China's 'Breathable' Pollution Breaks Index
A smoky brown haze settled over Beijing on a recent Saturday night, dense enough to blur buildings viewed across a city street.
Beijing's environmental agency reported "light pollution" and "breathable" air. A $20,000 device sitting atop the U.S. embassy, located blocks from the city's monitor, had different words to describe the evening.
China's unprecedented speed of industrialization has made it the global leader in many categories, including pollution. The nation passed the U.S. as the world's leading energy user last year, and its appetite for coal is still surging. All you need for confirmation is a whiff of Beijing on a smoggy night.
The U.S. embassy's sensor measures air pollutants and assembles a 500-point air quality index from the data. On Oct. 22, it reached 434. The embassy machine generated a terse caution that went out to thousands of people who subscribe to updates on Twitter or an iPhone application: "Health warnings of emergency conditions. The entire population is more likely to be affected." By U.S. comparison, monitors in New York read 24 and in Washington 36, both judged "good" on the U.S. Environmental Protection Agency scale.
"These numbers are truly dangerous for everyone and are at the highest ranking in the EPA system," wrote Richard Saint Cyr, a doctor at Beijing United Family Hospital who posts the U.S. embassy figures on his public health blog. Heart attack rates leap when smog is thick and, "as for children, these air pollution spikes definitely can damage their still-developing lungs," he said. Saint Cyr advised parents to put face masks on their children when pollution reached dangerous levels, such as 200 or 250.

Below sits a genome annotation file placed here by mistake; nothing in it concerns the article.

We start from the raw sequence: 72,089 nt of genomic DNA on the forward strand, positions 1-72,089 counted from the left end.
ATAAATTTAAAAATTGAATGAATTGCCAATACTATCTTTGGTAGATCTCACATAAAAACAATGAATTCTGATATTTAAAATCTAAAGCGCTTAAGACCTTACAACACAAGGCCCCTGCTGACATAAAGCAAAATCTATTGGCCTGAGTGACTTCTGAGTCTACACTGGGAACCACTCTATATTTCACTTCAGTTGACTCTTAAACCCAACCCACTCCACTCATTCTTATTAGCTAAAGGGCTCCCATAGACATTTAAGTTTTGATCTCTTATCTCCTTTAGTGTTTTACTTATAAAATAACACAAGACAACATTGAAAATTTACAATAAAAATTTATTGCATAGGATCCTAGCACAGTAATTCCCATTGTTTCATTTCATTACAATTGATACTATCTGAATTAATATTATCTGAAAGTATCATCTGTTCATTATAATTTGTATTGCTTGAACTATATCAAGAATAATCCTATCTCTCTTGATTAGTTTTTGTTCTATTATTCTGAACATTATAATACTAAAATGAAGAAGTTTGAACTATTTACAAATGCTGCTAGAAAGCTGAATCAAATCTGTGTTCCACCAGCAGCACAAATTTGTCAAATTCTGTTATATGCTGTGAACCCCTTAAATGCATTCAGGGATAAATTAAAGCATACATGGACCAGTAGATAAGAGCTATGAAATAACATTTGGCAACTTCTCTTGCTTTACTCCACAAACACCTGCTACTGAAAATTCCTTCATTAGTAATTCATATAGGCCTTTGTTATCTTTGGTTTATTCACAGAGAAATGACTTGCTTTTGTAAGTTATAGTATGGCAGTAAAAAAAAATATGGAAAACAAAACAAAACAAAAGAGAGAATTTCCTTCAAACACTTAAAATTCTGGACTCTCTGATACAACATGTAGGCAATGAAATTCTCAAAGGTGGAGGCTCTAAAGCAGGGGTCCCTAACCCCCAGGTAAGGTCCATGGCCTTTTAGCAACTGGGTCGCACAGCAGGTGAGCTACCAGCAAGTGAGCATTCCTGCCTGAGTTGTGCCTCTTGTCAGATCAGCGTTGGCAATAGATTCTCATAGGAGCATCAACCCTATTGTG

The figure goes off the charts from time to time. On the evening of Oct. 9, the numbers passed 500 -- "beyond index." When it hit that level last November, the embassy Twitter feed made global headlines by calling the air quality "crazy bad."
China's government opened its environmental-monitoring center to seven visitors for the first time today, hoping the gesture would quell criticisms of its efforts. Du Shaozhong, deputy head of the Beijing environmental protection bureau, was previously cited in the Communist Party-owned Global Times as saying Saint Cyr's warnings don't reflect the real conditions in Beijing. An unnamed Beijing doctor told the paper that Beijingers should not be subject to American standards.
The Chinese and Americans are in fact using different measures, which is one source of conflict. Beijing's pollution monitors particles 10 micrometers in diameter or smaller. The embassy's rooftop monitor, made by Met One Instruments Inc. of Grants Pass, Oregon, measures pollutants smaller than 2.5 micrometers. The finer particles can reach deeper into the lungs and are more dangerous to human health, according to the World Health Organization.
Met One Instruments senses an opportunity, and, with an office in Shanghai, is prepared. Jo Ann Pottberg, director of global sales and marketing, said in an e-mail that she's optimistic that China will adopt the standard measured at the embassy with the company's BAM 1020 FEM 2.5 monitor. Once the authorities require systems with similar specs, "they will have a better handle on the pollution monitoring in their area," Pottberg said.
-- Michael Forsythe